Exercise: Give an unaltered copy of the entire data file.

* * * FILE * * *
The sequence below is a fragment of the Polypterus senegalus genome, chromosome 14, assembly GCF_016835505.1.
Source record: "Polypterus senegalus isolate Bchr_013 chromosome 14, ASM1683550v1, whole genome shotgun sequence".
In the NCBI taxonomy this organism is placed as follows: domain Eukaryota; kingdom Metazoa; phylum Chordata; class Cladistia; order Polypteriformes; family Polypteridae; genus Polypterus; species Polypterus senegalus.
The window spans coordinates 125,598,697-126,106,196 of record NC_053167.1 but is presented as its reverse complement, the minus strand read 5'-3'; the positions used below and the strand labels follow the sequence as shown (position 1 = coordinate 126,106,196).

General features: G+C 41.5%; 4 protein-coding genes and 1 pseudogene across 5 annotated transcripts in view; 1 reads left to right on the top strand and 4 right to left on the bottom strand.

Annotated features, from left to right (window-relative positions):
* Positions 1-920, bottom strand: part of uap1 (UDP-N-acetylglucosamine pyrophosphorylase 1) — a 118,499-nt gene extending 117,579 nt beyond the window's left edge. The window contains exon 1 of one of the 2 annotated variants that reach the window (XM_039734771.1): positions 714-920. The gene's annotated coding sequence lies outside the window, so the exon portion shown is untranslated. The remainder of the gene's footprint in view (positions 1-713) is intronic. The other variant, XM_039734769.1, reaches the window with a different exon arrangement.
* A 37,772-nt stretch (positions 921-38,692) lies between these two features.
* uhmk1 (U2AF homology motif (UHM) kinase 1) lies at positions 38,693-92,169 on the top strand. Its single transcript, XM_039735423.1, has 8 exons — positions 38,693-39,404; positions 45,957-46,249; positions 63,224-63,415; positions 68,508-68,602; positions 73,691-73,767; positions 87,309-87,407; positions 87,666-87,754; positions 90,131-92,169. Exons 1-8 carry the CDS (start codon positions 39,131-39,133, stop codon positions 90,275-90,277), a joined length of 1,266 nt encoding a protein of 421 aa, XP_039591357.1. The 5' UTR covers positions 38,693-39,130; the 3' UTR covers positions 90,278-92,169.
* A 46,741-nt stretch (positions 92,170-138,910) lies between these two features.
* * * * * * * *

The sequence below is a fragment of the Polypterus senegalus genome, chromosome 14, assembly GCF_016835505.1.
Source record: "Polypterus senegalus isolate Bchr_013 chromosome 14, ASM1683550v1, whole genome shotgun sequence".
In the NCBI taxonomy this organism is placed as follows: domain Eukaryota; kingdom Metazoa; phylum Chordata; class Cladistia; order Polypteriformes; family Polypteridae; genus Polypterus; species Polypterus senegalus.
The window spans coordinates 125,598,697-126,106,196 of record NC_053167.1 but is presented as its reverse complement, the minus strand read 5'-3'; the positions used below and the strand labels follow the sequence as shown (position 1 = coordinate 126,106,196).

General features: G+C 41.5%; 4 protein-coding genes and 1 pseudogene across 5 annotated transcripts in view; 1 reads left to right on the top strand and 4 right to left on the bottom strand.

Annotated features, from left to right (window-relative positions):
* Positions 1-920, bottom strand: part of uap1 (UDP-N-acetylglucosamine pyrophosphorylase 1) — a 118,499-nt gene extending 117,579 nt beyond the window's left edge. The window contains exon 1 of one of the 2 annotated variants that reach the window (XM_039734771.1): positions 714-920. The gene's annotated coding sequence lies outside the window, so the exon portion shown is untranslated. The remainder of the gene's footprint in view (positions 1-713) is intronic. The other variant, XM_039734769.1, reaches the window with a different exon arrangement.
* A 37,772-nt stretch (positions 921-38,692) lies between these two features.
* uhmk1 (U2AF homology motif (UHM) kinase 1) lies at positions 38,693-92,169 on the top strand. Its single transcript, XM_039735423.1, has 8 exons — positions 38,693-39,404; positions 45,957-46,249; positions 63,224-63,415; positions 68,508-68,602; positions 73,691-73,767; positions 87,309-87,407; positions 87,666-87,754; positions 90,131-92,169. Exons 1-8 carry the CDS (start codon positions 39,131-39,133, stop codon positions 90,275-90,277), a joined length of 1,266 nt encoding a protein of 421 aa, XP_039591357.1. The 5' UTR covers positions 38,693-39,130; the 3' UTR covers positions 90,278-92,169.
* A 46,741-nt stretch (positions 92,170-138,910) lies between these two features.